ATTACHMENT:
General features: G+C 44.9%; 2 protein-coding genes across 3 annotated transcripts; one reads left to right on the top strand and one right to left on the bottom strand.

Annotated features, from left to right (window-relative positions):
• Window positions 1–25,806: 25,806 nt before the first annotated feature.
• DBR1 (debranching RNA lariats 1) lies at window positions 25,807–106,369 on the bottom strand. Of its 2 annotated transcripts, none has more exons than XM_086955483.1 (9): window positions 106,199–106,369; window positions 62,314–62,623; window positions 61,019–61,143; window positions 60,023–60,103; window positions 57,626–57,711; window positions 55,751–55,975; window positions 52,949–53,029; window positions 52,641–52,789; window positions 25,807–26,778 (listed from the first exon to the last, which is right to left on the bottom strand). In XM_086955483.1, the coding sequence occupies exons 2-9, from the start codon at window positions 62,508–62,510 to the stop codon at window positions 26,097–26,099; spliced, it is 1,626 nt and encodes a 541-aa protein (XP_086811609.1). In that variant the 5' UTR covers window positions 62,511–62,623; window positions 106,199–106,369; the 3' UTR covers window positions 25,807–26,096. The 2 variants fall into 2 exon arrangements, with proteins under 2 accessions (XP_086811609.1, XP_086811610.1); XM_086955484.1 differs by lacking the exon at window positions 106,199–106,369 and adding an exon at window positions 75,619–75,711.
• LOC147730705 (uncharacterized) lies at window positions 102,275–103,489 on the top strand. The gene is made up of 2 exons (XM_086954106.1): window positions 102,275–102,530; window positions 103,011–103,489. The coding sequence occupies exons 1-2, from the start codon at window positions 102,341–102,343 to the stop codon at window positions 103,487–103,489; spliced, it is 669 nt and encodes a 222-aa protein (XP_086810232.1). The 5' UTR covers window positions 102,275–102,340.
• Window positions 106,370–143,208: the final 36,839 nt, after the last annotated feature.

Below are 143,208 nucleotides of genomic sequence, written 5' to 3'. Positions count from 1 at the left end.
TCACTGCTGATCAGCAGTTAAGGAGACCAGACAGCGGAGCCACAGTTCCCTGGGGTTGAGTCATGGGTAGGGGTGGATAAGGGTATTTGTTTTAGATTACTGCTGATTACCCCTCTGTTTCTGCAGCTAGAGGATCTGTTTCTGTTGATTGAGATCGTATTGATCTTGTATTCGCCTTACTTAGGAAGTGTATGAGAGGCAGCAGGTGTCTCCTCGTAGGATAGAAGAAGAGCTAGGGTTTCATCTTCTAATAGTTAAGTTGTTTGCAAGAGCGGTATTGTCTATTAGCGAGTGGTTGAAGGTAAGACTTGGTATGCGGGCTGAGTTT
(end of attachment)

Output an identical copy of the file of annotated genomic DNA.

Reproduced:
General features: G+C 44.9%; 2 protein-coding genes across 3 annotated transcripts; one reads left to right on the top strand and one right to left on the bottom strand.

Annotated features, from left to right (window-relative positions):
• Window positions 1–25,806: 25,806 nt before the first annotated feature.
• DBR1 (debranching RNA lariats 1) lies at window positions 25,807–106,369 on the bottom strand. Of its 2 annotated transcripts, none has more exons than XM_086955483.1 (9): window positions 106,199–106,369; window positions 62,314–62,623; window positions 61,019–61,143; window positions 60,023–60,103; window positions 57,626–57,711; window positions 55,751–55,975; window positions 52,949–53,029; window positions 52,641–52,789; window positions 25,807–26,778 (listed from the first exon to the last, which is right to left on the bottom strand). In XM_086955483.1, the coding sequence occupies exons 2-9, from the start codon at window positions 62,508–62,510 to the stop codon at window positions 26,097–26,099; spliced, it is 1,626 nt and encodes a 541-aa protein (XP_086811609.1). In that variant the 5' UTR covers window positions 62,511–62,623; window positions 106,199–106,369; the 3' UTR covers window positions 25,807–26,096. The 2 variants fall into 2 exon arrangements, with proteins under 2 accessions (XP_086811609.1, XP_086811610.1); XM_086955484.1 differs by lacking the exon at window positions 106,199–106,369 and adding an exon at window positions 75,619–75,711.
• LOC147730705 (uncharacterized) lies at window positions 102,275–103,489 on the top strand. The gene is made up of 2 exons (XM_086954106.1): window positions 102,275–102,530; window positions 103,011–103,489. The coding sequence occupies exons 1-2, from the start codon at window positions 102,341–102,343 to the stop codon at window positions 103,487–103,489; spliced, it is 669 nt and encodes a 222-aa protein (XP_086810232.1). The 5' UTR covers window positions 102,275–102,340.
• Window positions 106,370–143,208: the final 36,839 nt, after the last annotated feature.

Below are 143,208 nucleotides of genomic sequence, written 5' to 3'. Positions count from 1 at the left end.
TCACTGCTGATCAGCAGTTAAGGAGACCAGACAGCGGAGCCACAGTTCCCTGGGGTTGAGTCATGGGTAGGGGTGGATAAGGGTATTTGTTTTAGATTACTGCTGATTACCCCTCTGTTTCTGCAGCTAGAGGATCTGTTTCTGTTGATTGAGATCGTATTGATCTTGTATTCGCCTTACTTAGGAAGTGTATGAGAGGCAGCAGGTGTCTCCTCGTAGGATAGAAGAAGAGCTAGGGTTTCATCTTCTAATAGTTAAGTTGTTTGCAAGAGCGGTATTGTCTATTAGCGAGTGGTTGAAGGTAAGACTTGGTATGCGGGCTGAGTTT